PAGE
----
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Mk2 Vitesse drive shaft conversion.


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Hi Pete you are probably aware that you can fit telescopic dampers without fitting CV halfshafts.
It is just a bolt on extension on the top chassis member.
From what info I can find the parts to make the original CV conversions are becoming scarce.
A few people recommend replacing tired donuts with Metalistik donuts\, more expensive than alternatives but they last longer and are original spec.

I tried to find the lever damper shock mounts for the Mk2 Vitesse as I have a Herald chassis I am converting to fit under my Mk2 but it looks like I will have to carefully cut them from the old chassis and weld them to the replacement.


 

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Hi ahebron.

Thank you your comments. I have read posts about rear driveshafts breaking - which worries me . I believe there is a CV driveshaft conversion which helps to overcome this issue Plus avoids the replacement of the donuts. I’ve seen a company called Classic car developments sell them but I’d like to find out which manufacturer is best and if any concerns have been identified when using them?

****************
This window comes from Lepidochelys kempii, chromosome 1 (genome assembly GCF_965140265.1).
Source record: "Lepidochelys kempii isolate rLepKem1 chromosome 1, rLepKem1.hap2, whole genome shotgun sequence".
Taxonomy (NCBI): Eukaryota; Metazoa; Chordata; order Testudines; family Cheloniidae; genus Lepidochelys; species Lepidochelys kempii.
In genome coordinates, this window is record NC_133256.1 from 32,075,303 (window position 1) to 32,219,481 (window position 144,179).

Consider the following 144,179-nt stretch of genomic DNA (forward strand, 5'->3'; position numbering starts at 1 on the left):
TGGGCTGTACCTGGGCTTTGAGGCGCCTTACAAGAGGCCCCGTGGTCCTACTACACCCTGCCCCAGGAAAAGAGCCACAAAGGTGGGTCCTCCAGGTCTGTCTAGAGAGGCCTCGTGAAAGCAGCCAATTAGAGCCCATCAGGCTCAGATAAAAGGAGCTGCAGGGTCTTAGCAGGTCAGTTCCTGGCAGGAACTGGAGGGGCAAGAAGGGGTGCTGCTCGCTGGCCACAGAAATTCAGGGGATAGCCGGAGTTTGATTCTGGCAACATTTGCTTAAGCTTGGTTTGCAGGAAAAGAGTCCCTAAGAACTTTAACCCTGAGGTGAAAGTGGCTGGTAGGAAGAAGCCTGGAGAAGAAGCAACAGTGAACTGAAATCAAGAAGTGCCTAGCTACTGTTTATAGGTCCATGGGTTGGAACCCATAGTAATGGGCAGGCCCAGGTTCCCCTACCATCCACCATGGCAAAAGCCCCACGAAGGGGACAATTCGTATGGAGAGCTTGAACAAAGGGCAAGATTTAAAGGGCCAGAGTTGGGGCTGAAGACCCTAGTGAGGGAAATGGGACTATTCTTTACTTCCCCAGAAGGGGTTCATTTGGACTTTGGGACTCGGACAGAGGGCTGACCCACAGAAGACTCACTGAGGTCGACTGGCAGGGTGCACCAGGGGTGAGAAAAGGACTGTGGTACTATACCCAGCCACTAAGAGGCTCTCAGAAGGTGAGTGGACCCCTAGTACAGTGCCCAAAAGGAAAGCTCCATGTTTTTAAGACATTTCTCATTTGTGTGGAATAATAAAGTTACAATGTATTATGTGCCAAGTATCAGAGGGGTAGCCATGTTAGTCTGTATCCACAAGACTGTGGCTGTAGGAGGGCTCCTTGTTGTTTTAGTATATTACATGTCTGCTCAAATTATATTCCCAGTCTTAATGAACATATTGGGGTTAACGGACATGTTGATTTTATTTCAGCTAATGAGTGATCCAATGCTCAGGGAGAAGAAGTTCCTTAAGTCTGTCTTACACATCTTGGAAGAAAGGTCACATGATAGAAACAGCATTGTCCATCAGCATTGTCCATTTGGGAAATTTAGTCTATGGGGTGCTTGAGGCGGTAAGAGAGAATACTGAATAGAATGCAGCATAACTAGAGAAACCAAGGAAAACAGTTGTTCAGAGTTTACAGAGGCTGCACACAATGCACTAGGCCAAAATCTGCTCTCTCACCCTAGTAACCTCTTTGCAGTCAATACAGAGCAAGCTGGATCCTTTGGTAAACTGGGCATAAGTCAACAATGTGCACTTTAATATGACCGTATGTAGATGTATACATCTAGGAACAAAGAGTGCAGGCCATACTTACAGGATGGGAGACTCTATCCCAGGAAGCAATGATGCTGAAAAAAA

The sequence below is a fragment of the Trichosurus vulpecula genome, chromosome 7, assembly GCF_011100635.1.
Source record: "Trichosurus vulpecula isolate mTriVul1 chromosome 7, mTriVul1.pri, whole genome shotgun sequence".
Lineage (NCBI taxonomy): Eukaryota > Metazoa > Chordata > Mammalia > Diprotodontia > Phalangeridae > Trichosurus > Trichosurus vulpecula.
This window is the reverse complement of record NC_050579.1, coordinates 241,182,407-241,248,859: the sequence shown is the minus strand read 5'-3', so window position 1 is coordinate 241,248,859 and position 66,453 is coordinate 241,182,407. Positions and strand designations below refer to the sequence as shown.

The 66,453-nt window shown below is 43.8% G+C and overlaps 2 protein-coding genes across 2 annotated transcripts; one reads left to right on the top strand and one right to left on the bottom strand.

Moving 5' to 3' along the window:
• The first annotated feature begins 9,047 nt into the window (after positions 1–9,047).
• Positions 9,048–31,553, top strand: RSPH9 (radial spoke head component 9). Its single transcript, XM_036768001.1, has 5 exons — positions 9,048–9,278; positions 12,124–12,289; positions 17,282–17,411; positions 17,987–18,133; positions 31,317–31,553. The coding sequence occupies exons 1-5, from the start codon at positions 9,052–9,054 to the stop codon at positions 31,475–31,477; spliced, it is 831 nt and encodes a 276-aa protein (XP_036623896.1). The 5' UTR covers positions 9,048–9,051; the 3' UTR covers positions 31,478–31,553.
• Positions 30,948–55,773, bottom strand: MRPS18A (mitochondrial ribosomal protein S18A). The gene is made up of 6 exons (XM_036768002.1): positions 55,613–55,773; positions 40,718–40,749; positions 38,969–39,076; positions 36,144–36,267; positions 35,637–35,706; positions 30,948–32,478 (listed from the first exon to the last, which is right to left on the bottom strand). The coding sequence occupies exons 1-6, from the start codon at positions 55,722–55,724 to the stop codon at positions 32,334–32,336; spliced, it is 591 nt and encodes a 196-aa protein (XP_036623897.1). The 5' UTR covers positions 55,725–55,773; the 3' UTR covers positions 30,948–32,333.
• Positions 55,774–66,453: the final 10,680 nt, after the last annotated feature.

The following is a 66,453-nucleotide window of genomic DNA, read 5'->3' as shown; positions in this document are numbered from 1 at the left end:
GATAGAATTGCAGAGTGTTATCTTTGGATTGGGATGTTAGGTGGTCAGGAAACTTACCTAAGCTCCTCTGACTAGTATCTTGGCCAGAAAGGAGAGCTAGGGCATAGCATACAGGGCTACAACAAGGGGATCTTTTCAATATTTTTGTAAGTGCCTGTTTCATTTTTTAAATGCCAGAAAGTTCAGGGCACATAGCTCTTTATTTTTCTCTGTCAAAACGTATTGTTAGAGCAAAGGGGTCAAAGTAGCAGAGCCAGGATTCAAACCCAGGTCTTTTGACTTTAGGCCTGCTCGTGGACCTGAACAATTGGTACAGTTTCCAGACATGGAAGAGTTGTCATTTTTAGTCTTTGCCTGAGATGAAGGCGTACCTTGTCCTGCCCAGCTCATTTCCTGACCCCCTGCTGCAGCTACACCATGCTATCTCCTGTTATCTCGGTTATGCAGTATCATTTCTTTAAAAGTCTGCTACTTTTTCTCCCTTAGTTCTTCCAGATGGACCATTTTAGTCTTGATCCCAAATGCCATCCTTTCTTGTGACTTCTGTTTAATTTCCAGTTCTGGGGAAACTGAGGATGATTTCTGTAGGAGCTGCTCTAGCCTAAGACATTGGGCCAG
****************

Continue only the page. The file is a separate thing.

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I have converted my Vitesse mk2 to vertical shocks using the kit from the Club Shop . The hardest part for me was fitting the top brackets which go between the body shell and the chassis so you need to have to undo the chassis bolts and Jack up the body which in most cases will be very difficult . I did manage to raise the body but not enough so the brackets needed drifting in . I’ve stayed with doughnuts purchased from Canleys and so far ok 

Paul 

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6 hours ago, Puglet1 said:

Hi ahebron.

Thank you your comments. I have read posts about rear driveshafts breaking - which worries me . I believe there is a CV driveshaft conversion which helps to overcome this issue Plus avoids the replacement of the donuts. I’ve seen a company called Classic car developments sell them but I’d like to find out which manufacturer is best and if any concerns have been identified when using them? 
 

Hi Again Pete

Great to meet you and your wife at Silverstone on Saturday